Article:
Prime Minister NODA's BLOG

We are now enjoying quintessentially autumnal air even in the area around the Prime Minister's Office. How did you spend the three-day weekend?

On Sunday the 7th, I visited Tokyo Electric Power Company (TEPCO)'s Fukushima Daiichi Nuclear Power Station together with Minister of the Environment Mr. Hiroyuki Nagahama and others. It was my second visit there since September 2011. This time, I was able actually to enter the rooftop area of the Unit 4 nuclear reactor building.

In order to head to the reactor building, I suited up in the same protective gear as the workers. The hermetically-sealed protective clothing was stiflingly hot and I soon found myself drenched in sweat, and the oppressive feeling from the full face mask covering my head was considerable. I could not help but feel once more the harsh rigor of the work here.

The debris covering the upper section of the Unit 4 nuclear reactor building had been removed and reinforcement work had been done to protect the spent fuel pool. Last autumn I had heard that the most pressing issue was that of water circulation, and I was able to confirm the enhancement of the storage tank for retained water and the water treatment equipment with my own eyes.

I also spoke with people who had been engaged in the handling of the accident on-site immediately after the earthquake.

The starkness of working 48 hours continuously without replacements, with nothing other than water and hard emergency-ration biscuits. The terror felt by those injured by rubble that had smashed through their windshield by the blast from a hydrogen explosion. The anguish of those higher in rank upon ordering subordinates to work on the wiring amidst an atmosphere of great fear. Their sense of responsibility and their sense of duty continued to flow out in great abundance even now, clearly evident in their words as they spoke of these experiences.

I also entered the room that had served as the central control room for Units 1 and 2 at the time of the nuclear accident, where the operation room's pitch blackness resulting from the power outage was recreated for me. It was not by any means an environment in which one could work in a calm manner with proper presence of mind. I believe that it was because these workers continued to have a sense of mission and pride in their duty to maintain the nuclear reactor that they were able to summon up their courage.

I heard that even now, each day over 3,000 workers are engaged in work to decommission the reactor. I conveyed my feelings of appreciation to the people engaged in dedicated work at the site, both at the time of the accident and at present, and provided encouragement to them.

Besides the nuclear power station, I observed people who are engaged in decontamination work, in securing a temporary storage site, and in ensuring the safety of rice grown in Fukushima Prefecture.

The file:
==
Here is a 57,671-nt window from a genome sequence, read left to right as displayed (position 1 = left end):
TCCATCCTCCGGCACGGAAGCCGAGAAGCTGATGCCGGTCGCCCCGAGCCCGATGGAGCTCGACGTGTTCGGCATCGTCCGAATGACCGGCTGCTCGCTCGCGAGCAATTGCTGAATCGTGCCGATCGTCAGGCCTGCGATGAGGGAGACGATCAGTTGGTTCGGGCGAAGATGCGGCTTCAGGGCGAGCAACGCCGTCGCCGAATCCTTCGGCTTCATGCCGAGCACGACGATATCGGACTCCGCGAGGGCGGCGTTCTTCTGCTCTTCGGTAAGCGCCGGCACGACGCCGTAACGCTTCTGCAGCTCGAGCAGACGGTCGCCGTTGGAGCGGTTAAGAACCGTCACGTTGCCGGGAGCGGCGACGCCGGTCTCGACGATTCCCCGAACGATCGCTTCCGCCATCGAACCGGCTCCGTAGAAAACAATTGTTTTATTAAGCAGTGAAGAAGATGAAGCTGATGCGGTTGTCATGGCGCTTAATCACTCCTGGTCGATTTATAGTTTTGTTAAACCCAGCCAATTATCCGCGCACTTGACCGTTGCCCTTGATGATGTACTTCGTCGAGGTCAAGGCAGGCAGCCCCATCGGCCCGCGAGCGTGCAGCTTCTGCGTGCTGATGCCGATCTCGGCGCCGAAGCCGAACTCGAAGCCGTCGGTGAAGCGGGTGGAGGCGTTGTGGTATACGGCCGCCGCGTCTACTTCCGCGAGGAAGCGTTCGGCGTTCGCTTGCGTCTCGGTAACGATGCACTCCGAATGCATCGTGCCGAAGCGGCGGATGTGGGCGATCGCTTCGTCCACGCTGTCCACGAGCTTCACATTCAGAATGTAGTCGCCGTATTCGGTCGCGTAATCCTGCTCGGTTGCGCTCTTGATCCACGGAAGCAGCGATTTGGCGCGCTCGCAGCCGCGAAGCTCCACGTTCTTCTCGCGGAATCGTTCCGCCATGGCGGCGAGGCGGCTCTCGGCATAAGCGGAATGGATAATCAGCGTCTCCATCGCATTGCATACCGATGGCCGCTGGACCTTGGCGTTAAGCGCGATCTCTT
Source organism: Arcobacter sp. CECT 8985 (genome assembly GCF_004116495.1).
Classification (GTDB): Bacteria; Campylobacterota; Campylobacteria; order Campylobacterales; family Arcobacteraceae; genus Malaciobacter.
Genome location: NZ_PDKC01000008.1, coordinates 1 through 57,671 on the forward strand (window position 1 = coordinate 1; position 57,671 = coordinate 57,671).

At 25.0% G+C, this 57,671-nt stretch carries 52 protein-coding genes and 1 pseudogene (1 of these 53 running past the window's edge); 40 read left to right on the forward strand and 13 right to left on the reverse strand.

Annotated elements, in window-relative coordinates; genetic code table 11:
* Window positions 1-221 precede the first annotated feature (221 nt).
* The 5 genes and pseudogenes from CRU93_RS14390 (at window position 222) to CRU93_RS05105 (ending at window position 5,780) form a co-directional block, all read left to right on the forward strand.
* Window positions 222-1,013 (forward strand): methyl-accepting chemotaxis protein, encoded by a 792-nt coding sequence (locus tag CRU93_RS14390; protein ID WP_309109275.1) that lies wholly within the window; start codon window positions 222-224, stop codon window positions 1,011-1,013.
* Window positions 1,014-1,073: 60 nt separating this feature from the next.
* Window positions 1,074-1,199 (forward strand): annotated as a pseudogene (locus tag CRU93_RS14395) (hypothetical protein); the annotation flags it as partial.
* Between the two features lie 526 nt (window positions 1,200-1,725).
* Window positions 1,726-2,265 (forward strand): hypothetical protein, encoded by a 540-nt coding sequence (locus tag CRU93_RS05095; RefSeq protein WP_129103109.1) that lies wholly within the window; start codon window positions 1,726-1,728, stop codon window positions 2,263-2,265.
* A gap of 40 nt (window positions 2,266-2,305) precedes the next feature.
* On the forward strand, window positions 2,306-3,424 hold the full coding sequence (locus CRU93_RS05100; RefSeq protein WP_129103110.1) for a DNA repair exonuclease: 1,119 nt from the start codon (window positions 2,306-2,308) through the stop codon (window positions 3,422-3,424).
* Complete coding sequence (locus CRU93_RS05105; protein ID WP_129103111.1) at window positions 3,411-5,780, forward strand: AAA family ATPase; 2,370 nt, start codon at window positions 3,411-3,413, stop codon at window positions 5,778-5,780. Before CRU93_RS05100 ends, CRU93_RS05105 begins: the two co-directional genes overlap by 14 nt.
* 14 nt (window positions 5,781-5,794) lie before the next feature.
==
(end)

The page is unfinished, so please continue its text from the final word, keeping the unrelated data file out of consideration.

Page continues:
Decontamination work will serve as the foundation for the reconstruction and rebirth of Fukushima. I instructed Minister Nagahama to compile as quickly as possible a policy package that will accelerate the pace of decontamination work. We are proceeding one step at a time down the path towards the decommissioning of the nuclear power station where the accident occurred, and we will steadily move forward in our responses, based on the roadmap addressing the medium to long term.

I observed operations at the inspection laboratory for rice, with all bags of rice subject to inspection. While we at the Prime Minister's Office are already eating the tasty rice grown in Fukushima, I intend to make sure that the cafeterias in central government ministries and agencies use Fukushima rice as well.

On the 8th, all of Japan was abuzz with the happy news that Professor Shinya Yamanaka of Kyoto University had been awarded the Nobel prize. I myself also telephoned him directly to extend to him my congratulations.

Since the change of government, the government has begun to put effort into promoting regenerative medicine as one part of "life innovations." This awarding of the Nobel prize to Professor Yamanaka, who has been conducting domestically-based research, will surely provide dreams and hope to young people and encourage them greatly. We will also have greater expectations towards the development of treatments for intractable diseases and also of new drugs.

I was struck by the fact that at his press conference, Professor Yamanaka, who has surmounted a tremendous number of trials to date, placed emphasis on "appreciation" and "a sense of responsibility." A source of courage and pride for Japan's future can be found here as well. I would like for the government to garner strength from the awarding of this prize and reinforce policy support for the enhancement of basic research and the practical application of new technologies.

We will carry through to completion the fight against the nuclear accident, a major undertaking involving Japan's trust. We will furthermore carve out the new frontier of regenerative medicine. Both of these are underpinned by the noble courage and pride of the pioneers heading down this path and those engaged in the struggle there in the field. I intend for Japan as a nation to respond properly by preparing the environment that such people require. I cannot help but think in such terms.

Yoshihiko Noda
Prime Minister of Japan
October 9, 2012

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